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Effects of health education intervention at gestation period on pregnancy outcome of diabetes mellitus patients

Jinglan Liu#, Xianjing Xie# and Yuna Guo*

The International Peace Maternity and Child Health Hospital of the China Welfare Institute, Shanghai, PR China

#These authors contributed equally to this work

*Corresponding Author:
Yuna Guo
The International Peace Maternity and Child Health Hospital
of the China Welfare Institute, Shanghai, PR China

Accepted on August 24, 2017

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Abstract

Objective: To observe and analyse the impact of health education intervention on pregnancy outcomes of pregnant women with Gestational Diabetes Mellitus (GDM).

Methods: 120 patients with GDM who treated in our hospital from January 2015 to May 2017 were selected as the subjects of this study. Patients were randomly divided into the study group and control group with 60 cases in each group. Patients in control group were treated with routine nursing measures while the study group was given health education intervention followed by routine nursing. With the implementation of different programs of care, the pregnancy outcomes in two groups were respectively observed and summarized.

Results: Study group turned out to be superior to the control group in indexes including control rate of glucose, lifestyle change and cognition rate of related knowledge on gestational diabetes; incidences of premature birth, postpartum hemorrhage, hydramnion, fetal distress, and urinary infection of study group were significantly lower than those of control group (P<0.05); incidences of hyperbilirubinemia, severe asphyxia, neonatal hypoglycemia and pneumonia in perinatal baby were significantly lower in study group than in control group (P<0.05).

Conclusion: Health education intervention has positive effects on pregnancy outcomes of patients with GDM.

Keywords

Gestational diabetes mellitus, Health education intervention, Pregnancy outcome, Effect.

Introduction

As one of the most common complications during pregnancy, Gestational Diabetes Mellitus (GDM) is characterized by abnormal glucose metabolism with serious long- and shortterm consequences to the mothers, fetuses, as well as newborns [1]. It has been reported that the risk of Type 2 Diabetes Mellitus (T2DM) among women with GDM is almost seven times higher than that in normal women. In addition, clinical studies have shown that about 50% of women with GDM will develop T2DM within 10 years after the onset of GDM [2]. Especially in recent years, with the continuous improved living standard, living habits and diet structure of people were also changed. Most pregnant women mainly pay attention on nutrition supplement but neglect the importance of importance of exercise, which in turn lead to the increased incidence of GDM [3-5]. The development of GDM is a complex process with various factors involved. Dietary and emotion are two important factors involved in this pathological process. Women in pregnancy tend to have more negative emotions like irritability, depression, anxiety and restlessness. Those negative factors can easily lead to elevated blood sugar level. Once the level of blood glucose is unable to be timely controlled, negative outcomes, such as premature birth, miscarriage or even maternal fetal death will occur [6]. In view of this, an important goal for the treatment of GDM is to take strict control of blood sugar level of pregnant women. Besides blood sugar control, health education intervention, which aimed to improve knowledge of lifestyle and healthy in women with GDM, has also been shown to be able to provide promising outcomes in the treatment of GDM. However, the comprehensive studies on the effects of health education intervention on GDM still have been reported. In this study, patients with GMD were included and treated with routine nursing measures or routine nursing measures combined with health education intervention. The treatment outcomes were compared between two groups of patients. The report is as follows.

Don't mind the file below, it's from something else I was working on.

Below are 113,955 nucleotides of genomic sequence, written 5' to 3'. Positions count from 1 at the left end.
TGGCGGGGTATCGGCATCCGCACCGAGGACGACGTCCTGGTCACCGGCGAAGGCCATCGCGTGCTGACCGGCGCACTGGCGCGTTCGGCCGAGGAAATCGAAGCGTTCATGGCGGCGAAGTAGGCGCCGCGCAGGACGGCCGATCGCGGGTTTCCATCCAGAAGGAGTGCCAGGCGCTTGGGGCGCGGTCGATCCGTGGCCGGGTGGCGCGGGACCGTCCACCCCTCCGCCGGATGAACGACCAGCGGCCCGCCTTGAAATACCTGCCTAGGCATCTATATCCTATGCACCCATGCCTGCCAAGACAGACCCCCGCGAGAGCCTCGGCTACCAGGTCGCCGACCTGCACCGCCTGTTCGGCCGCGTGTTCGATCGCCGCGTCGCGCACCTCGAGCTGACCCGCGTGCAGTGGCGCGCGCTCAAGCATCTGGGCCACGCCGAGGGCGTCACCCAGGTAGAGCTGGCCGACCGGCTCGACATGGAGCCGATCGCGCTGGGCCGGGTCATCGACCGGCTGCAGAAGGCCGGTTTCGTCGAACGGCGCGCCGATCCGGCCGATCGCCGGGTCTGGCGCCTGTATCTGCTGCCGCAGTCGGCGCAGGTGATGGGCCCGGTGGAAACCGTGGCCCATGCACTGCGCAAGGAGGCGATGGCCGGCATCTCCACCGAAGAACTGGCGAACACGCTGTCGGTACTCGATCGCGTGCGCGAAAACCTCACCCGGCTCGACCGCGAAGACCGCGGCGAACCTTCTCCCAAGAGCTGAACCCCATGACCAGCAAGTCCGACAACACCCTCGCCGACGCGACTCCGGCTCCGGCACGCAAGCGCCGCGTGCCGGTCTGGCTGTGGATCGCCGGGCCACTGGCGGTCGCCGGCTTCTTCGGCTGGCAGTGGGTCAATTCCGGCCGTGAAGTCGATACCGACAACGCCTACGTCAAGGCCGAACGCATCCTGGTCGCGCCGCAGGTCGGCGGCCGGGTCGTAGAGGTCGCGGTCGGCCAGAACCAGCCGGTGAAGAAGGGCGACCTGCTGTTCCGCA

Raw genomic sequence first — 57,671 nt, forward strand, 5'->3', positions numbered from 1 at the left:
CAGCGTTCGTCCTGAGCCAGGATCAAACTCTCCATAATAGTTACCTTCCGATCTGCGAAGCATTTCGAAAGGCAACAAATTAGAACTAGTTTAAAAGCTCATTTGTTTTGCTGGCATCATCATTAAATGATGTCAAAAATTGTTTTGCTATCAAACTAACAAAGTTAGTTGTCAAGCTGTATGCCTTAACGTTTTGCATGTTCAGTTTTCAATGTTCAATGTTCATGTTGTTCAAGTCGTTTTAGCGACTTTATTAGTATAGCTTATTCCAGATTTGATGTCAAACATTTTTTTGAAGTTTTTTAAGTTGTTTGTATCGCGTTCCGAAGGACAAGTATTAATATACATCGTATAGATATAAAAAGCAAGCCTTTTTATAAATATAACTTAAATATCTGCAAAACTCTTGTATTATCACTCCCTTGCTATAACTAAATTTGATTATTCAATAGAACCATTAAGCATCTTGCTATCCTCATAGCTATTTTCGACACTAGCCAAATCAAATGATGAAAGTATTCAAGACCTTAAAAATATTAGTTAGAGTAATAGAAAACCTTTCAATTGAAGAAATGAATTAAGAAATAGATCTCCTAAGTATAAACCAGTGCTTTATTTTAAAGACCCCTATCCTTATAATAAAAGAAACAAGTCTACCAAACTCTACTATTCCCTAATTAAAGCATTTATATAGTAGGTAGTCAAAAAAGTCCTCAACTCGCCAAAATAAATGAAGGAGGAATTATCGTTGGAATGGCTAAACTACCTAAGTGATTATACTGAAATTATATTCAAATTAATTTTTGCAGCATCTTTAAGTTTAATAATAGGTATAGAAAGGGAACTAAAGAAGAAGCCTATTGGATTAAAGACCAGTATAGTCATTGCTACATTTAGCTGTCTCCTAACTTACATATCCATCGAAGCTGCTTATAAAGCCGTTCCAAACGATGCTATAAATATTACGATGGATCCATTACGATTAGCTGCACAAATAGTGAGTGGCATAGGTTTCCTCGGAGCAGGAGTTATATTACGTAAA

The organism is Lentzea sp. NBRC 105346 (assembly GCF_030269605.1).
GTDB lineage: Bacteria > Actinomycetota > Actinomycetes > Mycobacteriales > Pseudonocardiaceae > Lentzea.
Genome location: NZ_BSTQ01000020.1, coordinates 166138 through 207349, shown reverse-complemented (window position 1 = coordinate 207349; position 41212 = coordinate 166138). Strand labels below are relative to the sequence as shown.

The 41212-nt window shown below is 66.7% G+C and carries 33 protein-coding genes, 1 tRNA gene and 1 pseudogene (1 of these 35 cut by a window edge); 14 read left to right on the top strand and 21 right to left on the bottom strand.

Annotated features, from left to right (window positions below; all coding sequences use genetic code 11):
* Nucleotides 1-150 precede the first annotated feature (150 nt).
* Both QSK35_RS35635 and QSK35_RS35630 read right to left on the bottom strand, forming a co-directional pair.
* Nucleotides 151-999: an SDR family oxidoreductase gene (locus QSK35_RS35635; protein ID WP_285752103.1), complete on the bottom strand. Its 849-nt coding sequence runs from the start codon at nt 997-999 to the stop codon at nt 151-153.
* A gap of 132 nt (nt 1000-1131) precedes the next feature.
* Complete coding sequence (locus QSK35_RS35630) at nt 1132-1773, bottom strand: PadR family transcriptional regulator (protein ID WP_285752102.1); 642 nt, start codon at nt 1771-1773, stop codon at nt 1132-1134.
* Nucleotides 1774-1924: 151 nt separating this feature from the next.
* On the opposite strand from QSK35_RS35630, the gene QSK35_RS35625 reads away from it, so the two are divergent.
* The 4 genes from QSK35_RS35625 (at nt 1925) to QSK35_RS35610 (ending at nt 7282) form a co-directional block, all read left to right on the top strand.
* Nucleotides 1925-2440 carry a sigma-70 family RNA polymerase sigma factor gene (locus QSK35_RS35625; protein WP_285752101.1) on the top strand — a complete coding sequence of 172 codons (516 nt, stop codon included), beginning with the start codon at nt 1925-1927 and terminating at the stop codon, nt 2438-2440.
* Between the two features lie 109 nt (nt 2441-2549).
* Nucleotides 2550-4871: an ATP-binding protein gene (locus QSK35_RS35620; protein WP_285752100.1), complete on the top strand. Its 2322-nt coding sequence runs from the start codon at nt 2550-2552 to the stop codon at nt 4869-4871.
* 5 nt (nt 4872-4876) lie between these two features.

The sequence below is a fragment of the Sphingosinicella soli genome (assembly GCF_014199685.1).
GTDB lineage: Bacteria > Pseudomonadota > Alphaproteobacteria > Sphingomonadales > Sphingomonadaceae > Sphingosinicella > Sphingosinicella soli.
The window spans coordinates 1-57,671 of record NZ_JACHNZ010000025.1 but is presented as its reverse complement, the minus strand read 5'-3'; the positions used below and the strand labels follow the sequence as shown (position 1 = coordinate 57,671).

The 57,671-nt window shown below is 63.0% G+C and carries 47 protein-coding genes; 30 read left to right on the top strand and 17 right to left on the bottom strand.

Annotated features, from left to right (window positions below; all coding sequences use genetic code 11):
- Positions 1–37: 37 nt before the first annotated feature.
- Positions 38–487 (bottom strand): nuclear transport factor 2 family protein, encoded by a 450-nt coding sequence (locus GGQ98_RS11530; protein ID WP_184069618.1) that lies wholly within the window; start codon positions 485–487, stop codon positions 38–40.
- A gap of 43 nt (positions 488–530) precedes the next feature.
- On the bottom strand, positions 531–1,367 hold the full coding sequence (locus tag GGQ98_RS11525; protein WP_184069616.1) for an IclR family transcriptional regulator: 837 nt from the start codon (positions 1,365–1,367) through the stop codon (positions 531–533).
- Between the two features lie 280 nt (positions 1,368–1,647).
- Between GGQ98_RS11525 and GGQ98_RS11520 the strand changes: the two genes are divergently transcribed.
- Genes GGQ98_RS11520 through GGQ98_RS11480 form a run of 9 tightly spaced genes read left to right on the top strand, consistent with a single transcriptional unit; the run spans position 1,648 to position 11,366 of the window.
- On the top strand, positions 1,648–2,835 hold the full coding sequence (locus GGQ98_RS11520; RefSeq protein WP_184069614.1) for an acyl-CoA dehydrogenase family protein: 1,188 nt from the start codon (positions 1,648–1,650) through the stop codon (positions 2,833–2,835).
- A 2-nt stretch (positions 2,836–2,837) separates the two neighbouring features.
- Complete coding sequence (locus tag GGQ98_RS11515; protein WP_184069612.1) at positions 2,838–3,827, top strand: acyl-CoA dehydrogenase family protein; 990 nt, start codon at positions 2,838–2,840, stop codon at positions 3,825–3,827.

Materials and Methods

General materials

A total of 120 patients with GDM who were treated in our hospital from January 2015 to May 2017 were selected. All patients were diagnosed in accordance with the diagnostic criteria for diabetes proposed in the seventh edition of Obstetrics and Gynecology textbooks [7]. Cases complicated with hyperthyroidism or combined with epinephrine or adrenal glucocorticoid and patients with increased secretion of growth hormone or other organic disease and diseases of blood system or immune system were excluded [8]. All patients in this study enjoyed their right to know the content of experiment before the study. According to the random grouping method, patients were divided into study group and control group with 60 patients in each. In study group, the age of patients ranged from 23 to 38 y with the average age of (30.6 ± 1.2 y), the gestational age ranged from 24 to 37 w with an average value of (33.2 ± 2.5 w). In control group, the age of patients ranged from 25 to 39 y with an average age of (32.8 ± 1.5 y), the gestational age ranged from 23 to 38 w with and average value of (32.6 ± 2.8 w). No significant differences in basic information were found between two groups of patients (P>0.05).